To which she suggested, “so you can play and sing a song for us.”

“No, I couldn’t do that, it would cause mass evacuation of the venue,” I said.

“You could just strum a few chords, couldn’t you?”

I agreed to that.

Deep down I knew strumming a few chords wasn’t going to be enough.

I hung up the phone thinking, “what did I just get myself into?”

Immediately, I sent a text that read, “HELP!” to my guitar instructor, with whom I had not had a lesson in more than 15 months.

For the next six weeks we rehearsed the song closest to being ready for “prime time.”

Six weeks later, in front of an audience of 800, I delivered a 50-minute keynote address.

Despite the audience size I was completely comfortable doing that.

Not so much with the guitar and singing.

But, there I was, with a guitar wrapped around my neck telling the story about how I had come to put myself in this precarious position and being totally uncomfortable in that moment.

It was the most intense “comfort zone busting” experience I’ve had in a very, very long time.

When it was all over, I was energized and excited having done something in front of 800 people my wife thought I was crazy to do. (to view my performance, go here)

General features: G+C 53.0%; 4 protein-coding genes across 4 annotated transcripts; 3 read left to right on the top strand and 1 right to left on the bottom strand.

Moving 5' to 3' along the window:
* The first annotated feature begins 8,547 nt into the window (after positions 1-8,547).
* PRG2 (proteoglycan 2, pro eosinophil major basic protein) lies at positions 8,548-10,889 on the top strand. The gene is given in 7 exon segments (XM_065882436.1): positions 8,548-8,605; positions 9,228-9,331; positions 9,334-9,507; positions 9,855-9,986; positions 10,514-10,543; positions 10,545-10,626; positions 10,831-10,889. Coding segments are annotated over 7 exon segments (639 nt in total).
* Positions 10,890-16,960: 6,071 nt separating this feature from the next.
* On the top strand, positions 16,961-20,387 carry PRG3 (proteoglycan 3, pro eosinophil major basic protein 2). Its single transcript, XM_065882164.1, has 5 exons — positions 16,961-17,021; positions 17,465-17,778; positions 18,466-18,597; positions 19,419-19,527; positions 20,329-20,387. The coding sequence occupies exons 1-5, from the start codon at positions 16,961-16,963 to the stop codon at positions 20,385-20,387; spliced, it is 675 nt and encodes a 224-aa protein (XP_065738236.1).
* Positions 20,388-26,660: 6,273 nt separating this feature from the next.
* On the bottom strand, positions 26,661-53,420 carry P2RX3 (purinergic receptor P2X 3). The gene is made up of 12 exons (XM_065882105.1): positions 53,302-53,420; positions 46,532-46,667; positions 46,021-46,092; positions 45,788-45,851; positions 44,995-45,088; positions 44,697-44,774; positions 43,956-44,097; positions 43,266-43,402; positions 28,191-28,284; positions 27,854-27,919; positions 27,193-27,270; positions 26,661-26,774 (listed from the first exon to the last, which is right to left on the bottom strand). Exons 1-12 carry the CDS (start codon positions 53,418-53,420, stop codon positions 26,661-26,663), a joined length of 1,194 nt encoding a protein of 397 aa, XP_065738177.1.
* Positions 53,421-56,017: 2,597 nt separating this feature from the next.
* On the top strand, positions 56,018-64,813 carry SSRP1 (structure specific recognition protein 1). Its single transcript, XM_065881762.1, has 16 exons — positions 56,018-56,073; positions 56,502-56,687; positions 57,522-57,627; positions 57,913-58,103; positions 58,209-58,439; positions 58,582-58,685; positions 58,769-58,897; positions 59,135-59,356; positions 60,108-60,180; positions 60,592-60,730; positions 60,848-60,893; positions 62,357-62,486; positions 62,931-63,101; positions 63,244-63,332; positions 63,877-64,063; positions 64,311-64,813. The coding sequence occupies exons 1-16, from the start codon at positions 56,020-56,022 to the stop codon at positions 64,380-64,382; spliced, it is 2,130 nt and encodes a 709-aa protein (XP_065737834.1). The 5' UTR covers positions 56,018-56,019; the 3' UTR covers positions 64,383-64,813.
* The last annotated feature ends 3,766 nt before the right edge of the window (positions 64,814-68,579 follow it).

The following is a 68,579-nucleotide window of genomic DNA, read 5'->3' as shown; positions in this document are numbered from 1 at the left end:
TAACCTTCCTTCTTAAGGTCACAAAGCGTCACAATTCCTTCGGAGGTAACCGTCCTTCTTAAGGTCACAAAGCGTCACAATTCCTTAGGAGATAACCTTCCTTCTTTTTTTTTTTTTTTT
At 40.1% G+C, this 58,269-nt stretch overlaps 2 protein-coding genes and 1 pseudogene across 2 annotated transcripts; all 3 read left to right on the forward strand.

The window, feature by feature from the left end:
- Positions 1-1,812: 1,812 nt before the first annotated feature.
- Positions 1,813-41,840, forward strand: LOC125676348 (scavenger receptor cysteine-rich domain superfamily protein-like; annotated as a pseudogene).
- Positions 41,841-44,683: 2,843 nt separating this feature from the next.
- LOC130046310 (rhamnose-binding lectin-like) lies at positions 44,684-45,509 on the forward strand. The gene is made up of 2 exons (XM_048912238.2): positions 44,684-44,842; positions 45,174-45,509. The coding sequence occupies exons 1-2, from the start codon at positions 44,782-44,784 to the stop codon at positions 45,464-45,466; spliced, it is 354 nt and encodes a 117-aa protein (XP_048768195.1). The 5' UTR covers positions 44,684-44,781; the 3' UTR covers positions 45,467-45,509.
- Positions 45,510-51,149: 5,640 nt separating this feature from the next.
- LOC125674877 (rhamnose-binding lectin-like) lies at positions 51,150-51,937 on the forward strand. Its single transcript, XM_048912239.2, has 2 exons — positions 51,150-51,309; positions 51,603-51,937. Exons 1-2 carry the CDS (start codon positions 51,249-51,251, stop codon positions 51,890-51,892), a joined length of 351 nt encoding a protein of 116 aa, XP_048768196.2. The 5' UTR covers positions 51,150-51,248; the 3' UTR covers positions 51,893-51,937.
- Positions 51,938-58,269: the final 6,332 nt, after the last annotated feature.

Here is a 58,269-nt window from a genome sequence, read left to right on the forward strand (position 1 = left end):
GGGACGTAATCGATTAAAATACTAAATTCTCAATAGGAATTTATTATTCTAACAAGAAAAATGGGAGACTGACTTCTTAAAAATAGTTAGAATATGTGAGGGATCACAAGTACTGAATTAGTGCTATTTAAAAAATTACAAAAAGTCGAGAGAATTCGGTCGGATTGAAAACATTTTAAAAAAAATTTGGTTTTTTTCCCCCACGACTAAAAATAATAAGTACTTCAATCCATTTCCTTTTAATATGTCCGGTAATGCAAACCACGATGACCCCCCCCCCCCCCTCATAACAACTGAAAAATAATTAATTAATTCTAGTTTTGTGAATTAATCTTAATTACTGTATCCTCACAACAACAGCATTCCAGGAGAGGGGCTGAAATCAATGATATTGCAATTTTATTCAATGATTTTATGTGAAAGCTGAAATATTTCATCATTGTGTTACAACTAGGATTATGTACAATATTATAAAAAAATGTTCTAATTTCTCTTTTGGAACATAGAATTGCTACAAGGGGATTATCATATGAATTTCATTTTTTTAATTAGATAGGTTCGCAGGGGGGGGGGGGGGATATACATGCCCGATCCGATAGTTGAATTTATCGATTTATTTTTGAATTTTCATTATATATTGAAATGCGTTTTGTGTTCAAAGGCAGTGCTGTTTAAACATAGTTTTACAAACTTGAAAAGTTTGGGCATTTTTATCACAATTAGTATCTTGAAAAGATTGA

I felt this way despite nerves taking me seriously off key to open the song. Plus, losing my place glancing down at the lyrics in the monitor I didn’t need.

I am now working on refining that song and incorporating four others to prepare for performing at an open mic night somewhere locally.

Our comfort zones hold us back in ways we don’t even realize.

Shoulda, coulda, woulda is the lament of losers. It’s all about our Level 1 Leadership Communication (aka “self-communication).

What comfort zone do you need to bust through in 2015?

What comfort zones are you committed to busting through in 2015?

Leave a comment and commitment below.

’til next time, Communicate with Power!

skip weisman, transforming leadership and workplace communication to deliver champion level results

 


Fixing Another Workplace Communication Challenge, “A Lack of Listening” Isn’t Always What You Think

Last week a client wrote to me…

“What am I supposed to do if people don’t want to listen to me, which is a choice (I saw a clip of one of your seminars online), then they are not going to, right?”

It’s great when clients actual take to heart suggested strategies.

And it is very true.

As I say, “listening is choice, not a skill.”

So, what do you do if others are not “listening” to you?